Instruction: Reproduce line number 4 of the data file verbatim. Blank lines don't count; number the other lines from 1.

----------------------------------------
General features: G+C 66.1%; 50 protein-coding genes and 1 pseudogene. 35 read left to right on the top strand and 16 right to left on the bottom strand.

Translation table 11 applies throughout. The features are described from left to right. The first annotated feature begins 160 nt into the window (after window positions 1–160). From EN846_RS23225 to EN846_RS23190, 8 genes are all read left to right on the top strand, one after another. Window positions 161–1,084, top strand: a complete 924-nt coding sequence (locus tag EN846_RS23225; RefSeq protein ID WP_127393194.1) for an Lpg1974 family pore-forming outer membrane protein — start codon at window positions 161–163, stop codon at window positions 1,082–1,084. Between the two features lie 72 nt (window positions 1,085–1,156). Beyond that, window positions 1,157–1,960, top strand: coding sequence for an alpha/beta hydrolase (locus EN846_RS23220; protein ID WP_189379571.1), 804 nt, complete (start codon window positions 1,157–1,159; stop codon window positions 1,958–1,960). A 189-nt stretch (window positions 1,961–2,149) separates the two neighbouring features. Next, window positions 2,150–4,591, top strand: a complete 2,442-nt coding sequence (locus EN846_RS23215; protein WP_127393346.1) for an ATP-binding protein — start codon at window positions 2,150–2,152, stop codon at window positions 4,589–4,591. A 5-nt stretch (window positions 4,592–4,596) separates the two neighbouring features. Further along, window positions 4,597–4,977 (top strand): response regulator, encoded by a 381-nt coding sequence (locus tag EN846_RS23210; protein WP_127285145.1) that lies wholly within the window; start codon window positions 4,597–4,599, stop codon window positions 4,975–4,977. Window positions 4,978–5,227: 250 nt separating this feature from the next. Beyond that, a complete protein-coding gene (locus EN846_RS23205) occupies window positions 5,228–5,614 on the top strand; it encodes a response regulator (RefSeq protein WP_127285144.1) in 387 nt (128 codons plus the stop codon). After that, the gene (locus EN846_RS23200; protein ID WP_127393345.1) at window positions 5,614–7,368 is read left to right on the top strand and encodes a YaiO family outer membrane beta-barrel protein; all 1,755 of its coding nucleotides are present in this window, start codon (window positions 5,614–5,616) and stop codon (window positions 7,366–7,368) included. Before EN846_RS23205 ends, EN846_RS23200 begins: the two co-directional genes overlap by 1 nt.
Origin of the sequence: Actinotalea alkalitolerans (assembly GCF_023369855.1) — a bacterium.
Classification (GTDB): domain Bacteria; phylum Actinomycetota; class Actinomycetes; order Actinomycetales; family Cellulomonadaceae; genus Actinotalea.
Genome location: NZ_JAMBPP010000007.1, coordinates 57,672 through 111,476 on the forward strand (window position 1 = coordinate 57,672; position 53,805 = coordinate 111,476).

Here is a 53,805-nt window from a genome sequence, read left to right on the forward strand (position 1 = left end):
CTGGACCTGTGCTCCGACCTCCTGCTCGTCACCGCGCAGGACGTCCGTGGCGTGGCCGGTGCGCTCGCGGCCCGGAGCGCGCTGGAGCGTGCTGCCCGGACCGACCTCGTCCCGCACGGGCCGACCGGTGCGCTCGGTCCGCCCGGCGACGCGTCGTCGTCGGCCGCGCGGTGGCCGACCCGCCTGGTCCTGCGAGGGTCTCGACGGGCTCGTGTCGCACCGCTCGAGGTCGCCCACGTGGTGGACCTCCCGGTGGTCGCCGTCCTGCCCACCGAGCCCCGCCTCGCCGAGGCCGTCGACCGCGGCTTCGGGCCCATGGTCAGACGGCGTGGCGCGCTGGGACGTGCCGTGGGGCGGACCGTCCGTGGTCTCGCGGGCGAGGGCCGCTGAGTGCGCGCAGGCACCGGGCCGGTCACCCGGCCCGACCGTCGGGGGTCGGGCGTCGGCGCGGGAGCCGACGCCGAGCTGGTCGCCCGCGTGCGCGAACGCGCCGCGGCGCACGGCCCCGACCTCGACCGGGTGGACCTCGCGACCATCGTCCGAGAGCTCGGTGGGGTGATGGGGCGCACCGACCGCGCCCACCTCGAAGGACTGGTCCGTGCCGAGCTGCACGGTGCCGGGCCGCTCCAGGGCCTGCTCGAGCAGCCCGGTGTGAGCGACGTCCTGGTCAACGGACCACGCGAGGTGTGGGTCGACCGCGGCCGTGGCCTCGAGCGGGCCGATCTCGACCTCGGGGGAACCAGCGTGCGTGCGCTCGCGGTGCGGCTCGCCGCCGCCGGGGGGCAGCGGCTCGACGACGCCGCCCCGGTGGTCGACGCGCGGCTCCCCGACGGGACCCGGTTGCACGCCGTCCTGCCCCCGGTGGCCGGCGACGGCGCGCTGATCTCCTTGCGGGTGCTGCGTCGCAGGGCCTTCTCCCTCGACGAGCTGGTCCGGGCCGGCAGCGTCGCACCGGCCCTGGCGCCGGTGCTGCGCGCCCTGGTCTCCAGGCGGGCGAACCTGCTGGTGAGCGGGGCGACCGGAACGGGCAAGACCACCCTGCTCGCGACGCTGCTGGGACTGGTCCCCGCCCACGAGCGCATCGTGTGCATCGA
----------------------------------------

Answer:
Classification (GTDB): domain Bacteria; phylum Actinomycetota; class Actinomycetes; order Actinomycetales; family Cellulomonadaceae; genus Actinotalea.